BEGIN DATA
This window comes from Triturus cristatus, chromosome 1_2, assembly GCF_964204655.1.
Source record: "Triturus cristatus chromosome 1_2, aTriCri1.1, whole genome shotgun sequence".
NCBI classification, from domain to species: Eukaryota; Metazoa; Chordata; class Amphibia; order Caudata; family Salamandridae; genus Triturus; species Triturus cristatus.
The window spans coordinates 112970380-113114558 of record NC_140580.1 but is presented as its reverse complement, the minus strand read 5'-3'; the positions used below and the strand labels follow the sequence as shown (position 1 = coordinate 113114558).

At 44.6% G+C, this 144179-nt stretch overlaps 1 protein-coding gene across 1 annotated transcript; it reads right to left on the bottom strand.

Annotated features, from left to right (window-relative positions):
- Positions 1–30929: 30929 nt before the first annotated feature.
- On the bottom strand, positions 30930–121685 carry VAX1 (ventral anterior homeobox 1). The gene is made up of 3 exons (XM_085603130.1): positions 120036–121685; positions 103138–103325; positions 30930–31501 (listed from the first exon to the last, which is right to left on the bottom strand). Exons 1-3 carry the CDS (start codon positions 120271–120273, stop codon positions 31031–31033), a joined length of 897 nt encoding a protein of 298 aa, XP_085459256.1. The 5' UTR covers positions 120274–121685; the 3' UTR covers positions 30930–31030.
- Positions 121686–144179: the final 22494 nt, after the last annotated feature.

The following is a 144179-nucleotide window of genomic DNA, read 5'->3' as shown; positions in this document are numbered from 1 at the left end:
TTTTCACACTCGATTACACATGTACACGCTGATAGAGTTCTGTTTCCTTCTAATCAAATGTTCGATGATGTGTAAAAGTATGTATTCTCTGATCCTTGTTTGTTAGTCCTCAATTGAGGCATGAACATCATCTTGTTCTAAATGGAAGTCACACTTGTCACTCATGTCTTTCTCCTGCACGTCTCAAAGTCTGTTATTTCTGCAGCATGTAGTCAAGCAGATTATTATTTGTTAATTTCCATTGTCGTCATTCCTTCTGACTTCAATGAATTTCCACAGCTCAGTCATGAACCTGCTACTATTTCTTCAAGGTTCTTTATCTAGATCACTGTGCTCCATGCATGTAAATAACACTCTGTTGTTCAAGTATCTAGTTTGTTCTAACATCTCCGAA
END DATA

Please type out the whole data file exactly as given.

This window comes from Triturus cristatus, chromosome 1_2, assembly GCF_964204655.1.
Source record: "Triturus cristatus chromosome 1_2, aTriCri1.1, whole genome shotgun sequence".
NCBI classification, from domain to species: Eukaryota; Metazoa; Chordata; class Amphibia; order Caudata; family Salamandridae; genus Triturus; species Triturus cristatus.
The window spans coordinates 112970380-113114558 of record NC_140580.1 but is presented as its reverse complement, the minus strand read 5'-3'; the positions used below and the strand labels follow the sequence as shown (position 1 = coordinate 113114558).

At 44.6% G+C, this 144179-nt stretch overlaps 1 protein-coding gene across 1 annotated transcript; it reads right to left on the bottom strand.

Annotated features, from left to right (window-relative positions):
- Positions 1–30929: 30929 nt before the first annotated feature.
- On the bottom strand, positions 30930–121685 carry VAX1 (ventral anterior homeobox 1). The gene is made up of 3 exons (XM_085603130.1): positions 120036–121685; positions 103138–103325; positions 30930–31501 (listed from the first exon to the last, which is right to left on the bottom strand). Exons 1-3 carry the CDS (start codon positions 120271–120273, stop codon positions 31031–31033), a joined length of 897 nt encoding a protein of 298 aa, XP_085459256.1. The 5' UTR covers positions 120274–121685; the 3' UTR covers positions 30930–31030.
- Positions 121686–144179: the final 22494 nt, after the last annotated feature.

The following is a 144179-nucleotide window of genomic DNA, read 5'->3' as shown; positions in this document are numbered from 1 at the left end:
TTTTCACACTCGATTACACATGTACACGCTGATAGAGTTCTGTTTCCTTCTAATCAAATGTTCGATGATGTGTAAAAGTATGTATTCTCTGATCCTTGTTTGTTAGTCCTCAATTGAGGCATGAACATCATCTTGTTCTAAATGGAAGTCACACTTGTCACTCATGTCTTTCTCCTGCACGTCTCAAAGTCTGTTATTTCTGCAGCATGTAGTCAAGCAGATTATTATTTGTTAATTTCCATTGTCGTCATTCCTTCTGACTTCAATGAATTTCCACAGCTCAGTCATGAACCTGCTACTATTTCTTCAAGGTTCTTTATCTAGATCACTGTGCTCCATGCATGTAAATAACACTCTGTTGTTCAAGTATCTAGTTTGTTCTAACATCTCCGAA